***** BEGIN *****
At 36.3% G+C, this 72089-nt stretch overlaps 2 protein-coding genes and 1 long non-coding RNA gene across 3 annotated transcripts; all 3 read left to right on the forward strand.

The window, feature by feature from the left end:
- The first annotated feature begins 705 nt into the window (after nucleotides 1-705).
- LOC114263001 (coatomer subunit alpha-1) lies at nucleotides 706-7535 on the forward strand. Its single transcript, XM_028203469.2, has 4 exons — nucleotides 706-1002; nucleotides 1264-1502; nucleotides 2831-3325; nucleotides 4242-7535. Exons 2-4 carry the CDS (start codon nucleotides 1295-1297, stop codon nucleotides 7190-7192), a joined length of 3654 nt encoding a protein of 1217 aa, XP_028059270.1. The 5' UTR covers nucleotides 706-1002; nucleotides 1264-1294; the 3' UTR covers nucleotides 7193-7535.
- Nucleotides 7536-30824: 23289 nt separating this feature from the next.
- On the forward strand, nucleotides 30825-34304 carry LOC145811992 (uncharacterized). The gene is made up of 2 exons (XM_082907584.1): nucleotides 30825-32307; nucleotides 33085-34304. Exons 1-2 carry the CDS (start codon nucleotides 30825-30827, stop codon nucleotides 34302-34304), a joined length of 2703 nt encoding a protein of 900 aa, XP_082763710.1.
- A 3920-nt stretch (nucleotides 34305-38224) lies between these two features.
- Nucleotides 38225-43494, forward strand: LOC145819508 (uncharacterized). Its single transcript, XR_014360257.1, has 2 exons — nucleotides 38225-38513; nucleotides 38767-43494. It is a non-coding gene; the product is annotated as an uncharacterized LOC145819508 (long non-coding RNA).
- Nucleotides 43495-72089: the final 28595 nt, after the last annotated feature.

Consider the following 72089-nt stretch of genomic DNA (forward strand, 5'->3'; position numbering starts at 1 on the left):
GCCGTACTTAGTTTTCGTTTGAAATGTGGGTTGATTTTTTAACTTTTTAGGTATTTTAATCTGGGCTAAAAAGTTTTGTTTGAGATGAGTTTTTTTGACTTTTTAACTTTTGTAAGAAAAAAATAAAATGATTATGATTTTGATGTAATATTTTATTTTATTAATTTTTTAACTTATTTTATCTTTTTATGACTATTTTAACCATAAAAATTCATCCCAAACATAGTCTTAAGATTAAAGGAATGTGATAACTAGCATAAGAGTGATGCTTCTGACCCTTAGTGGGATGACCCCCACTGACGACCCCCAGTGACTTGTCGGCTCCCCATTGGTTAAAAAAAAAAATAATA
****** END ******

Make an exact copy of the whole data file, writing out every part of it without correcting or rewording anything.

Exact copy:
At 36.3% G+C, this 72089-nt stretch overlaps 2 protein-coding genes and 1 long non-coding RNA gene across 3 annotated transcripts; all 3 read left to right on the forward strand.

The window, feature by feature from the left end:
- The first annotated feature begins 705 nt into the window (after nucleotides 1-705).
- LOC114263001 (coatomer subunit alpha-1) lies at nucleotides 706-7535 on the forward strand. Its single transcript, XM_028203469.2, has 4 exons — nucleotides 706-1002; nucleotides 1264-1502; nucleotides 2831-3325; nucleotides 4242-7535. Exons 2-4 carry the CDS (start codon nucleotides 1295-1297, stop codon nucleotides 7190-7192), a joined length of 3654 nt encoding a protein of 1217 aa, XP_028059270.1. The 5' UTR covers nucleotides 706-1002; nucleotides 1264-1294; the 3' UTR covers nucleotides 7193-7535.
- Nucleotides 7536-30824: 23289 nt separating this feature from the next.
- On the forward strand, nucleotides 30825-34304 carry LOC145811992 (uncharacterized). The gene is made up of 2 exons (XM_082907584.1): nucleotides 30825-32307; nucleotides 33085-34304. Exons 1-2 carry the CDS (start codon nucleotides 30825-30827, stop codon nucleotides 34302-34304), a joined length of 2703 nt encoding a protein of 900 aa, XP_082763710.1.
- A 3920-nt stretch (nucleotides 34305-38224) lies between these two features.
- Nucleotides 38225-43494, forward strand: LOC145819508 (uncharacterized). Its single transcript, XR_014360257.1, has 2 exons — nucleotides 38225-38513; nucleotides 38767-43494. It is a non-coding gene; the product is annotated as an uncharacterized LOC145819508 (long non-coding RNA).
- Nucleotides 43495-72089: the final 28595 nt, after the last annotated feature.

Consider the following 72089-nt stretch of genomic DNA (forward strand, 5'->3'; position numbering starts at 1 on the left):
GCCGTACTTAGTTTTCGTTTGAAATGTGGGTTGATTTTTTAACTTTTTAGGTATTTTAATCTGGGCTAAAAAGTTTTGTTTGAGATGAGTTTTTTTGACTTTTTAACTTTTGTAAGAAAAAAATAAAATGATTATGATTTTGATGTAATATTTTATTTTATTAATTTTTTAACTTATTTTATCTTTTTATGACTATTTTAACCATAAAAATTCATCCCAAACATAGTCTTAAGATTAAAGGAATGTGATAACTAGCATAAGAGTGATGCTTCTGACCCTTAGTGGGATGACCCCCACTGACGACCCCCAGTGACTTGTCGGCTCCCCATTGGTTAAAAAAAAAAATAATA